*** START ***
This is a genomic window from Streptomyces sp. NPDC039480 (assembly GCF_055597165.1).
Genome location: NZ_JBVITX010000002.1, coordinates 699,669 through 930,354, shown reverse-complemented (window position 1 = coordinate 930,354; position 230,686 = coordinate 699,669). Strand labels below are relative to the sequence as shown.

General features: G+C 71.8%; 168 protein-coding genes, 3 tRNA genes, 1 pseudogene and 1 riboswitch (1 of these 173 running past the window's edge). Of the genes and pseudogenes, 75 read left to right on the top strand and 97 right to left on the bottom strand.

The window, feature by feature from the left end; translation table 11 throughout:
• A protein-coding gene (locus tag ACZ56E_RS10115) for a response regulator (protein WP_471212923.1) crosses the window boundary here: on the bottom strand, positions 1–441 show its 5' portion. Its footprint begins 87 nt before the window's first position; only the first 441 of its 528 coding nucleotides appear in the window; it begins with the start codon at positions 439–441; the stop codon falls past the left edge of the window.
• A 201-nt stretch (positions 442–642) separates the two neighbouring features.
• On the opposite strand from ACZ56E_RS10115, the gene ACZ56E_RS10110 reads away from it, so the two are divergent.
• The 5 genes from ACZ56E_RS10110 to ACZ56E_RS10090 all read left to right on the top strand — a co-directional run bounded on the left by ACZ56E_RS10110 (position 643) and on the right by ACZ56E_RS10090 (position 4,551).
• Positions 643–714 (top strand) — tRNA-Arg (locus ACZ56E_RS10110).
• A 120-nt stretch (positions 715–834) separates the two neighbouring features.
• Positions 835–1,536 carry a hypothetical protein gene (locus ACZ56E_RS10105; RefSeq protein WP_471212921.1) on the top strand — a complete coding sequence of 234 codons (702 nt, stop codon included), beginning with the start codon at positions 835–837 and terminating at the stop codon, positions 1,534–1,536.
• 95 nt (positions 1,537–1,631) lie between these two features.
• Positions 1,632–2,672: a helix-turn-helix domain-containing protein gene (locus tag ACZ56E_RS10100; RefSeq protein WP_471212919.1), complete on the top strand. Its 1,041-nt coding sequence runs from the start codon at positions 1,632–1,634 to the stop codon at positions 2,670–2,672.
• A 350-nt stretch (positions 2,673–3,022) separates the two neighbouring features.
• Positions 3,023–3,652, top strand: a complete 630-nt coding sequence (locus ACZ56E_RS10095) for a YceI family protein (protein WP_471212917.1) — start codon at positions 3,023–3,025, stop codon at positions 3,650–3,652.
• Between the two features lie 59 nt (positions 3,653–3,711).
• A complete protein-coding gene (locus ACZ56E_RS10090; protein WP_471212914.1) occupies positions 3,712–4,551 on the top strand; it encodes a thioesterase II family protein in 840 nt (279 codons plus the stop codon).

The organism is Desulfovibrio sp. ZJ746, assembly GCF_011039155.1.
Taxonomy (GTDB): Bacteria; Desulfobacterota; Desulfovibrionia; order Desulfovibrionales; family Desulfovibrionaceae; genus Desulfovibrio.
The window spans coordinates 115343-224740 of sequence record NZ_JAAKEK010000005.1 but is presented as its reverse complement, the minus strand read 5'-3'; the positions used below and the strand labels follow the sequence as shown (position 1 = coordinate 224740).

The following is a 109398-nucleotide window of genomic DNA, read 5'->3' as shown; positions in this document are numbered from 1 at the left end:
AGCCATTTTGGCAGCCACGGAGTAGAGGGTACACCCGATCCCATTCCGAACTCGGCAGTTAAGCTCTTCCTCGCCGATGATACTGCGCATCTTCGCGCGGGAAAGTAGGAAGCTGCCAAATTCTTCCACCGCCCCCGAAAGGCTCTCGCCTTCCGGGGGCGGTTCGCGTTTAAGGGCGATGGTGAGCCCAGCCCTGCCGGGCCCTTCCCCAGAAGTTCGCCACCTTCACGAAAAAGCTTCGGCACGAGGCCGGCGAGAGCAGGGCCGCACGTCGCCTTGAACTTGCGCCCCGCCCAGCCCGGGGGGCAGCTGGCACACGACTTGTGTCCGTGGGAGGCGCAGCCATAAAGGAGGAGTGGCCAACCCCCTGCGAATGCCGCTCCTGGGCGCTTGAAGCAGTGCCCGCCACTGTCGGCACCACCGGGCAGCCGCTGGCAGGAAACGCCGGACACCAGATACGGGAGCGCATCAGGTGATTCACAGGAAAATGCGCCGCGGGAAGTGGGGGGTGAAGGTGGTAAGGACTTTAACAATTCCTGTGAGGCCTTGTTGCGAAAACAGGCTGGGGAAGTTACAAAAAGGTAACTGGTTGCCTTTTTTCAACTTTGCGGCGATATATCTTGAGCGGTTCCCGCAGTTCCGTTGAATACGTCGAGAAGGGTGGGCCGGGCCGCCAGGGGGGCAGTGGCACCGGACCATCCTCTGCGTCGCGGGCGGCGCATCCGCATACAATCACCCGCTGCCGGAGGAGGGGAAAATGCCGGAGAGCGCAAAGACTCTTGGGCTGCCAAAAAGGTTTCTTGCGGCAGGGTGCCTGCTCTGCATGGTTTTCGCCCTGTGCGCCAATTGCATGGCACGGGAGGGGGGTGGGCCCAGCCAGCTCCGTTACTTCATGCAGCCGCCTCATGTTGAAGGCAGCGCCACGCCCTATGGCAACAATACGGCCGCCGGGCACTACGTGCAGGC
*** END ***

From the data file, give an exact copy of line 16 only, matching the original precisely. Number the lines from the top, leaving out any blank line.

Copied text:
• Between the two features lie 59 nt (positions 3,653–3,711).